Tax Reform, Targeting and the Tax Burden on Women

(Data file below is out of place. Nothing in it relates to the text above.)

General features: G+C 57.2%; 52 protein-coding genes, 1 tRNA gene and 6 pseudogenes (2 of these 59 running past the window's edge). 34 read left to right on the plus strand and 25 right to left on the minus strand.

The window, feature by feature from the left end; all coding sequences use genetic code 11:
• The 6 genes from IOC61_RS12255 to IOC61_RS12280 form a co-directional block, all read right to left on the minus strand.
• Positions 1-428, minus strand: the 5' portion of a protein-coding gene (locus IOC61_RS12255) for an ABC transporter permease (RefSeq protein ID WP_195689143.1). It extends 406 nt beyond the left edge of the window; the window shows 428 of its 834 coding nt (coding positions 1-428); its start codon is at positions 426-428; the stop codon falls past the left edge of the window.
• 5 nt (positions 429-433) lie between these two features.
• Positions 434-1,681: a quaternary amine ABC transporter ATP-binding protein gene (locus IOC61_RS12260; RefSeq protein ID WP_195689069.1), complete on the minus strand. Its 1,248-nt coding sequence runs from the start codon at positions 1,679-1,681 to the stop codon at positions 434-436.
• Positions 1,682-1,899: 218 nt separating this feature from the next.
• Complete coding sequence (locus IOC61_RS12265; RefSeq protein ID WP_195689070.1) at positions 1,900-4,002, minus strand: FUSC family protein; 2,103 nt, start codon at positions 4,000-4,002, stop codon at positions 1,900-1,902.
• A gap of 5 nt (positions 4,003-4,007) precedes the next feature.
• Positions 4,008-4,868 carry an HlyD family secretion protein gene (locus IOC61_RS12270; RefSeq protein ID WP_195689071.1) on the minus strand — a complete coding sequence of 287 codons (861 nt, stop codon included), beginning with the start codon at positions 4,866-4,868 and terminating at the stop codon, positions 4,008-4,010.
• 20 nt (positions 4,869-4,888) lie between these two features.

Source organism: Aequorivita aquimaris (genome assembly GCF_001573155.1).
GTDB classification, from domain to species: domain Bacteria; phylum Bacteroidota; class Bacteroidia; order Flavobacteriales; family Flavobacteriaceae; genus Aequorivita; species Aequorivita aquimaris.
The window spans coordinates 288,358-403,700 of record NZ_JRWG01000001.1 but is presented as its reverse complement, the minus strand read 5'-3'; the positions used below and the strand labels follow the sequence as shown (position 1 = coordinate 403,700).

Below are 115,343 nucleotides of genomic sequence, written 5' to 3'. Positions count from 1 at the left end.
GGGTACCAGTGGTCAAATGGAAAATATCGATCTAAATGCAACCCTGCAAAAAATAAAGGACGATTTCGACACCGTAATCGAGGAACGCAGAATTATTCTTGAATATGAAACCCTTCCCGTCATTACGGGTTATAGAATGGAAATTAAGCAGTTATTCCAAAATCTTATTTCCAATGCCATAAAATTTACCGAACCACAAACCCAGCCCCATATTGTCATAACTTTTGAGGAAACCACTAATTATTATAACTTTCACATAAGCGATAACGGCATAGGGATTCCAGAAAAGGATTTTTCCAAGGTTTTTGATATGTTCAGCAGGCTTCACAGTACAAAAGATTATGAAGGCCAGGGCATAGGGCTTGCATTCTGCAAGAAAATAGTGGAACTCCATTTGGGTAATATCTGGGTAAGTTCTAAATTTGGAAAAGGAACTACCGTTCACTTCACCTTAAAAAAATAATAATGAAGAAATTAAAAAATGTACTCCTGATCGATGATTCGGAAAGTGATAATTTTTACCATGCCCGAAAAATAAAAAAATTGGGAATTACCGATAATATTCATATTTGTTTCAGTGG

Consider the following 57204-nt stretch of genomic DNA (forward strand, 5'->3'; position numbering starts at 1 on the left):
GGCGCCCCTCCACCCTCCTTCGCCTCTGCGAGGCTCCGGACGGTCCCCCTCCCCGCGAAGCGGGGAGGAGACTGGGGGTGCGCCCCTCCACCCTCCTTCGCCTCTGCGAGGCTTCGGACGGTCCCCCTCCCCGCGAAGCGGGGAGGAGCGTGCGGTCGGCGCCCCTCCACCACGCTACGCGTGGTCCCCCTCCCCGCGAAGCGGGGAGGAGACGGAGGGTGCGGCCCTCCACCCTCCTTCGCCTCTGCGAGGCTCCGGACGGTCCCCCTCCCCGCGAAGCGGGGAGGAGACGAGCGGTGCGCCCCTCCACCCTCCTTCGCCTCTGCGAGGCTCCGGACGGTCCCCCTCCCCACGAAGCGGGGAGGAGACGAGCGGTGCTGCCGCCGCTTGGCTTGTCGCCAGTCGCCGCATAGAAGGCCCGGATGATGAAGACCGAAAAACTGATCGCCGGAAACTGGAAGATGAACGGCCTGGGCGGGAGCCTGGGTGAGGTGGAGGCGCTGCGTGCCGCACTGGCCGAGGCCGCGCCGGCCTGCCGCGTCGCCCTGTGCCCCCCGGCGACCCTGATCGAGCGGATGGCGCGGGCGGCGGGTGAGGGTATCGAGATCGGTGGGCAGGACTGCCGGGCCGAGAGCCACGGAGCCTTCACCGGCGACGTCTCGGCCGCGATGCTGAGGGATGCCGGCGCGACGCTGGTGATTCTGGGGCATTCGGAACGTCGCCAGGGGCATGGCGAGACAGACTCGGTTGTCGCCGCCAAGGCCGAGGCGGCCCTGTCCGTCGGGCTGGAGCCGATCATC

In the early 1980’s Australia had a highly progressive, individual based income tax and families received support for dependent children in the form of universal family allowances. The introduction of income tests for child support payments based on family income (now in the form of Family Tax Benefit Part A), together with changes in the rate scale applying to personal income, have had the effect of replacing Australia’s progressive individual based income tax with a system that tends towards one of joint taxation under a rate scale that exhibits an inverted U-shaped profile – the highest marginal rates apply to average incomes, and to the incomes of the second earner in the family. This paper shows how the introduction of this new income tax system has shifted the overall burden of taxation towards families with two-earners on low and average wages and to working married mothers in particular as second earners. The paper proposes a return to a progressive individual based income tax and universal family payments for dependent children, for reasons of both fairness and efficiency, and argues for the elimination of policy instruments that create complexity and serve only to reduce the transparency of tax reform.
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